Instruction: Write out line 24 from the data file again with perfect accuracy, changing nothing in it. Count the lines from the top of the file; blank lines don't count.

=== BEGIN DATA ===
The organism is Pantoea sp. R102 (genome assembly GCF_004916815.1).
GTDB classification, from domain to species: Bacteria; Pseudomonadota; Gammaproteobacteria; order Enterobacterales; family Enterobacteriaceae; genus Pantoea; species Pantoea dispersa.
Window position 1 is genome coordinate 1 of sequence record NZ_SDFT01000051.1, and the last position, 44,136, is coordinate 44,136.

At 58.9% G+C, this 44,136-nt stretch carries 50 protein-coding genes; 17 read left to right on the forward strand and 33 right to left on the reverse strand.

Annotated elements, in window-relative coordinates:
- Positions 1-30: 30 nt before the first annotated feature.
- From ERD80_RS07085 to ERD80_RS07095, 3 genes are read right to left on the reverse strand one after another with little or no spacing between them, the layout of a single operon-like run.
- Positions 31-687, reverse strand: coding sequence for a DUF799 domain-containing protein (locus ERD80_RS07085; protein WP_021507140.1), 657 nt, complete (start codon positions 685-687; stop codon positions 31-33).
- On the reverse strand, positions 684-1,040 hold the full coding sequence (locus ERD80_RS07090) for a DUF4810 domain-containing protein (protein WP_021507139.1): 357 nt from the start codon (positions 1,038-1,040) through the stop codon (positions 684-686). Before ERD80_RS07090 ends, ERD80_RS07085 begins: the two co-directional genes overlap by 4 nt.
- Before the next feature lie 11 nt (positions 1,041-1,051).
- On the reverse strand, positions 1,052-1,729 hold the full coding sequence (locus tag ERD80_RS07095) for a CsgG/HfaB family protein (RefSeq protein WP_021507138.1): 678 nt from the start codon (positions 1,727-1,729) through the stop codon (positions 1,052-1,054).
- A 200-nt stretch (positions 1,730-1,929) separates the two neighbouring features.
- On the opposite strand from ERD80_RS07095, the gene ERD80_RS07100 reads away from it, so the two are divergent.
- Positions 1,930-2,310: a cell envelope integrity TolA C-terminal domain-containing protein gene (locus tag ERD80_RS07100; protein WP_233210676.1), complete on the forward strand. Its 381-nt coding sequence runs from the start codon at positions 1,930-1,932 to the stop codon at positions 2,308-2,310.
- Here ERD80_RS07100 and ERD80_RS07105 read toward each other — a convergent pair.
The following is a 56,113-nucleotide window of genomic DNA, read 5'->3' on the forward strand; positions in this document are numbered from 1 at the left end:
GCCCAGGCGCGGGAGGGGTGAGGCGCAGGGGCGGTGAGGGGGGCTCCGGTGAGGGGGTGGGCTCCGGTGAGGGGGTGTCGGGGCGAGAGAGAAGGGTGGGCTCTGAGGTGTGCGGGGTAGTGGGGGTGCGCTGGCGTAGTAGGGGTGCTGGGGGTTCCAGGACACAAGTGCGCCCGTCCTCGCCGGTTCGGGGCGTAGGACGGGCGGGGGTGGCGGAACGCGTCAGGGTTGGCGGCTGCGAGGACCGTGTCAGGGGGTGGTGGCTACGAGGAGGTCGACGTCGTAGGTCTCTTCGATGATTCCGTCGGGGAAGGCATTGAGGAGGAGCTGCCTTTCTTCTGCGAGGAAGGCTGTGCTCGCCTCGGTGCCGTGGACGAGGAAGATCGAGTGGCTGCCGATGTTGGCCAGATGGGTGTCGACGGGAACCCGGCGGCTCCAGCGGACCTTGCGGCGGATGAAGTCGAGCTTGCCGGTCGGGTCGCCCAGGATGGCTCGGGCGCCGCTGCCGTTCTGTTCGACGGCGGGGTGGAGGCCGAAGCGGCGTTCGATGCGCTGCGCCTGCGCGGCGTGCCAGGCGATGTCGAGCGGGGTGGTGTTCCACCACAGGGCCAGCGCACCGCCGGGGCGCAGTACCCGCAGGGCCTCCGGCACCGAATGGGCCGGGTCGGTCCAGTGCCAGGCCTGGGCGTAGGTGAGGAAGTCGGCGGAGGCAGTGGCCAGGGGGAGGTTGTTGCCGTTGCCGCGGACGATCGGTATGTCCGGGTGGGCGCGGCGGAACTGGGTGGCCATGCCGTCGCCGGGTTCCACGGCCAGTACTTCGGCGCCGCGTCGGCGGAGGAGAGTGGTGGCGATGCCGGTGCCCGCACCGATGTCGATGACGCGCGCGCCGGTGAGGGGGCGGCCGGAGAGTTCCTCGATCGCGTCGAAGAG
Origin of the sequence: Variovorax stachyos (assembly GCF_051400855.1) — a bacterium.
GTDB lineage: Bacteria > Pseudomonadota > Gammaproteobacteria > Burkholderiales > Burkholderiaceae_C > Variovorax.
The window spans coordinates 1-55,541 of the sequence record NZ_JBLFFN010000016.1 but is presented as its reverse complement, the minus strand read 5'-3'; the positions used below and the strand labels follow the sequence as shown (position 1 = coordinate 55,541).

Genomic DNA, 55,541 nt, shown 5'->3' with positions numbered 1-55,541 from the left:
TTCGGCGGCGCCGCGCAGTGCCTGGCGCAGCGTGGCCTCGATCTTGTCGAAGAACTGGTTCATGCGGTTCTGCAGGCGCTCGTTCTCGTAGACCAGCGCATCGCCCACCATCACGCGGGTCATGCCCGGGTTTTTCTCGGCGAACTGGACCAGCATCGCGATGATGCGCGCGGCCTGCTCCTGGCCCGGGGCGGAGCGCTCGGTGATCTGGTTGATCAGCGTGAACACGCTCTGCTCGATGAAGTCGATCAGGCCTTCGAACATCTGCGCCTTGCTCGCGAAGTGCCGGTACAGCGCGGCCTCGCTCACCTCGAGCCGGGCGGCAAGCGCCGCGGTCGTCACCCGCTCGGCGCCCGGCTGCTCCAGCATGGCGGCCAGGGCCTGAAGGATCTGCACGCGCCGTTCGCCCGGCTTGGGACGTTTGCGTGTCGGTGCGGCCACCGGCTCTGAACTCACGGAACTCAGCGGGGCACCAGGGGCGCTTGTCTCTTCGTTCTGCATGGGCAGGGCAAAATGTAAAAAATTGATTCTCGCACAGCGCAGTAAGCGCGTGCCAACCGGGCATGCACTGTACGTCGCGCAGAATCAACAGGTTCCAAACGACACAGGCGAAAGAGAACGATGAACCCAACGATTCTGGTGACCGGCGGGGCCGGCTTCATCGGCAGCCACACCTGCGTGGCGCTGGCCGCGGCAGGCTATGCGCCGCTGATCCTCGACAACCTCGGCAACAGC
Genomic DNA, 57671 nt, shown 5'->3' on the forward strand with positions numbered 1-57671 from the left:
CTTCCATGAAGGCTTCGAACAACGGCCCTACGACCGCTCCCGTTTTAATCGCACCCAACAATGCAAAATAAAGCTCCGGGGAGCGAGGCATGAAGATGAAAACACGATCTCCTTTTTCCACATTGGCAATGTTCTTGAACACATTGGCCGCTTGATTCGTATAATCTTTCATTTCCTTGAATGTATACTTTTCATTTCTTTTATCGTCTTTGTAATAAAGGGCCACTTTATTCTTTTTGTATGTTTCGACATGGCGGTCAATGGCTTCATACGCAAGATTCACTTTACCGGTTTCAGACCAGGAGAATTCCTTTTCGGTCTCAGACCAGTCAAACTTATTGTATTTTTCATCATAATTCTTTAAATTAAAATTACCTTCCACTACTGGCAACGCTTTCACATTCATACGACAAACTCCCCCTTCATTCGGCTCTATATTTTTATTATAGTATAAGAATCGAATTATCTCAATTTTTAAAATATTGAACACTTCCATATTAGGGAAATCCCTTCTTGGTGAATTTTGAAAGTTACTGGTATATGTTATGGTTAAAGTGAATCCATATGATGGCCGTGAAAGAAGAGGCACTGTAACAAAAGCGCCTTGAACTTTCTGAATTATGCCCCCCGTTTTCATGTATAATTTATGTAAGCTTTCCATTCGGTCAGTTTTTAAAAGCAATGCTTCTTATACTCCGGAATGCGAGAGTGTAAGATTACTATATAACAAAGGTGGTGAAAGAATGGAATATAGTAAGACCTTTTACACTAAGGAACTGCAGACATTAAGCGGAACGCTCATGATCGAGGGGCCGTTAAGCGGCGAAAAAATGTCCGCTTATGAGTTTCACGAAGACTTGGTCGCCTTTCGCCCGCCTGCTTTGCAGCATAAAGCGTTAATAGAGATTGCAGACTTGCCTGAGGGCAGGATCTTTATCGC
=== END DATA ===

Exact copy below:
CTTCCATGAAGGCTTCGAACAACGGCCCTACGACCGCTCCCGTTTTAATCGCACCCAACAATGCAAAATAAAGCTCCGGGGAGCGAGGCATGAAGATGAAAACACGATCTCCTTTTTCCACATTGGCAATGTTCTTGAACACATTGGCCGCTTGATTCGTATAATCTTTCATTTCCTTGAATGTATACTTTTCATTTCTTTTATCGTCTTTGTAATAAAGGGCCACTTTATTCTTTTTGTATGTTTCGACATGGCGGTCAATGGCTTCATACGCAAGATTCACTTTACCGGTTTCAGACCAGGAGAATTCCTTTTCGGTCTCAGACCAGTCAAACTTATTGTATTTTTCATCATAATTCTTTAAATTAAAATTACCTTCCACTACTGGCAACGCTTTCACATTCATACGACAAACTCCCCCTTCATTCGGCTCTATATTTTTATTATAGTATAAGAATCGAATTATCTCAATTTTTAAAATATTGAACACTTCCATATTAGGGAAATCCCTTCTTGGTGAATTTTGAAAGTTACTGGTATATGTTATGGTTAAAGTGAATCCATATGATGGCCGTGAAAGAAGAGGCACTGTAACAAAAGCGCCTTGAACTTTCTGAATTATGCCCCCCGTTTTCATGTATAATTTATGTAAGCTTTCCATTCGGTCAGTTTTTAAAAGCAATGCTTCTTATACTCCGGAATGCGAGAGTGTAAGATTACTATATAACAAAGGTGGTGAAAGAATGGAATATAGTAAGACCTTTTACACTAAGGAACTGCAGACATTAAGCGGAACGCTCATGATCGAGGGGCCGTTAAGCGGCGAAAAAATGTCCGCTTATGAGTTTCACGAAGACTTGGTCGCCTTTCGCCCGCCTGCTTTGCAGCATAAAGCGTTAATAGAGATTGCAGACTTGCCTGAGGGCAGGATCTTTATCGC